Altogether, the production seems to have been free with the red pencil. It shows little respect for an audience that has come to listen to a Jacobean writer and to imagine it can’t handle Jacobean language. For example, a greedy mother-in-law wants to go to the duke’s banquet partly for the sweetmeats, or as her daughter-in-law says in the original text: “For some dry sucket or a colt in marchpane.” In Elliott’s production the line is: “For a stale French fancy or a sugar mouse.” The new line may be more user-friendly but I object to being patronised by an over-free translation, and what sounded like an anachronistic hint of Mr Kipling. I question whether there were French fancies in Jacobean England. Otherwise, this is an outstanding production, full of real menace and a sense of tragic entrapment in the sorrows of human wickedness and weakness. 

Posh, by contrast, though well written, well produced and enjoyable, is extremely slight. The upper-class undergraduate members of the Riot Club meet for one of their dinners at a gastropub near Oxford, where they intend to get completely “chateaued” on carefully-chosen wine, fill up their sickbags, trash the place and think of something both original and awful to do. What they do is indeed bad but no more original than the behaviour of any drunken yob: they beat up the publican and grope his daughter. The question then is: what will happen to their brilliant future careers. Can Daddy fix it?

The dialogue is sharp and funny. I’m told by those who know that it does very closely resemble the speech patterns of Bullingdon types today. The playwright, Laura Wade, must have good contacts and a good ear. And while the Bullingdon argot is often irritating when not actually repellent, no one can mistake these ghastly undergraduates for fools. Although they are clever and well-educated, they are pettily cruel and somewhat emotionally stunted. The scene with a call girl whom they expect to service them all under the dining table is a clever portrayal of their sexual ineptitude.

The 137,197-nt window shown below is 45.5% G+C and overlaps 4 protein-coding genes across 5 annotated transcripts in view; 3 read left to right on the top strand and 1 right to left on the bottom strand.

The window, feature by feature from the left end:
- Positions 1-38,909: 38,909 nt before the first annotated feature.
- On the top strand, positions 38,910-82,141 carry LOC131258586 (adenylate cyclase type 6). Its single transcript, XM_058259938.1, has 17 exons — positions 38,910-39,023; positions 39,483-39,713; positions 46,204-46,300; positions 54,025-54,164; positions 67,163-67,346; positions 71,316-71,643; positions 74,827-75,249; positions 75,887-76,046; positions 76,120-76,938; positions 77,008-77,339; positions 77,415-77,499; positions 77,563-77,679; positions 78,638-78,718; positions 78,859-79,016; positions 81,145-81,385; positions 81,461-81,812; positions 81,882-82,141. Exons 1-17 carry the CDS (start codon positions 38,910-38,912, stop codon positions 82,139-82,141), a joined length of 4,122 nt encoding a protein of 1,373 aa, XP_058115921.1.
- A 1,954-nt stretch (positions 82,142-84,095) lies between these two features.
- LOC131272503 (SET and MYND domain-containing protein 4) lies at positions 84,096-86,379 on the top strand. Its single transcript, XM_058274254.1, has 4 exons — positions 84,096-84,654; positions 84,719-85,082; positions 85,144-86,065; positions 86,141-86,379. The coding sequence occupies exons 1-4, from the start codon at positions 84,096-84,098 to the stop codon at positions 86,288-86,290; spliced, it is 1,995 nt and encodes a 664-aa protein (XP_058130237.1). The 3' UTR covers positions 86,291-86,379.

However, bolted on to this successful drama is an unsuccessful moral. It emerges that the Riot Club isn’t just a silly dining club for spoilt rich gits: it has a much more serious and sinister purpose. A former member, Lord Somebody, appears at the end like an Establishment deus ex machina to reveal that the club’s real function is to preserve and promote the long-term political power of the upper classes and to keep the ghastly proles at bay. This is entirely unconvincing, both within the play’s own terms and outside them. It just seems silly, and it reduces this work from a successful piece of theatre into an only half-successful piece of juvenilia. But if Posh fails almost completely to touch the darkness of great Jacobean tragedy, it is still good fun.

It was  mischievous of the Royal Court to stage Posh before the election. This was seen in some quarters as a right-on lefty attempt to cock a snook at the Conservatives. But with the former Bullingdon member David Cameron ensconced in 10 Downing Street, it might be both fair and commercial to give it another run, perhaps in the West End in the successful footsteps of Enron and Jerusalem.